Supreme Court declined leave to appeal
2010 case note - leave to appeal declined on basis that legal propositions raised did not have sufficient factual basis and an insufficient prospect of success.
An application for leave to appeal was declined on the basis that the legal propositions raised did not have a sufficient factual basis and that overall there was an insufficient prospect of success.
Following access operations carried out by both the Commissioner of Inland Revenue ("Commissioner") pursuant to section 16 of the Tax Administration Act 1994 in 2006 involving the removal of hard copy documents and hard drives for copying, the relevant taxpayers filed a judicial review on a number of grounds, culminating in a judgment of the Court of Appeal in favour of the Commissioner issued on 11 May 2010.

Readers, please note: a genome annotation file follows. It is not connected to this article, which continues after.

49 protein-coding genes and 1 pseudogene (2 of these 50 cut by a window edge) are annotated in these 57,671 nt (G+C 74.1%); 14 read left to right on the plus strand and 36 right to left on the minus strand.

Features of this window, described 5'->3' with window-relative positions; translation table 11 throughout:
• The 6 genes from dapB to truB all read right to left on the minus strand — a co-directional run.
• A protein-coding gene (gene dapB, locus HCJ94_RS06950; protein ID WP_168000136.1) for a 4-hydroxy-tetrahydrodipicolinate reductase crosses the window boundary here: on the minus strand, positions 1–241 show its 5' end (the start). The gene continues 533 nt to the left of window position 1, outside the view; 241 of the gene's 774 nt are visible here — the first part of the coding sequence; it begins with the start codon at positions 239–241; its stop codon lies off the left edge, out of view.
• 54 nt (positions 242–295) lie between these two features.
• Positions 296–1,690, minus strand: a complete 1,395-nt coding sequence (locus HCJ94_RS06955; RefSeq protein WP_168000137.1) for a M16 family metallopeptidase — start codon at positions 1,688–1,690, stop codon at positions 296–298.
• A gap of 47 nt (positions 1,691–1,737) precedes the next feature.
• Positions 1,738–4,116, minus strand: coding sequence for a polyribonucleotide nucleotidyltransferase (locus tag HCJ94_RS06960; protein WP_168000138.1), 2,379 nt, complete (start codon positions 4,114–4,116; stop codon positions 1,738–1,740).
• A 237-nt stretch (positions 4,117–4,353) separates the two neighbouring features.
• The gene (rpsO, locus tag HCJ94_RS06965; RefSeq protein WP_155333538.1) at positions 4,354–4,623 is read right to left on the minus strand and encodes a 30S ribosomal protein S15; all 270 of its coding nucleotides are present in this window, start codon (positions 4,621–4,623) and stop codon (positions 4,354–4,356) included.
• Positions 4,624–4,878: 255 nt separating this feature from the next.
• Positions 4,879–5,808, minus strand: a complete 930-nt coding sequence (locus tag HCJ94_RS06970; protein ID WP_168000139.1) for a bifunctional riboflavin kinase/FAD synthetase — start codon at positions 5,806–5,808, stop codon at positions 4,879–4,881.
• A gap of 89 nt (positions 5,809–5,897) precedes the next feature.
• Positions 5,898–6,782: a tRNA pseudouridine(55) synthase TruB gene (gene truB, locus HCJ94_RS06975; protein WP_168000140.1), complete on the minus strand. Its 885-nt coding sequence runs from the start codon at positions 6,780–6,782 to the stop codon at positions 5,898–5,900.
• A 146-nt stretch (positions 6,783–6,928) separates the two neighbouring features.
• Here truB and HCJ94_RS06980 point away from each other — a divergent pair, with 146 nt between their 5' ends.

The taxpayers applied for leave to appeal the decision to the Supreme Court.
The Supreme Court declined the application for leave on the basis that the legal points raised by the applicants did not have a sufficient factual basis and in some respects were inconsistent with factual findings made in the High Court and upheld in the Court of Appeal. The Court was ultimately satisfied that there was an insufficient prospect that the proposed appeal would succeed and it would not be in the interests of justice to grant leave in the circumstances.
Tax Administration Act 1994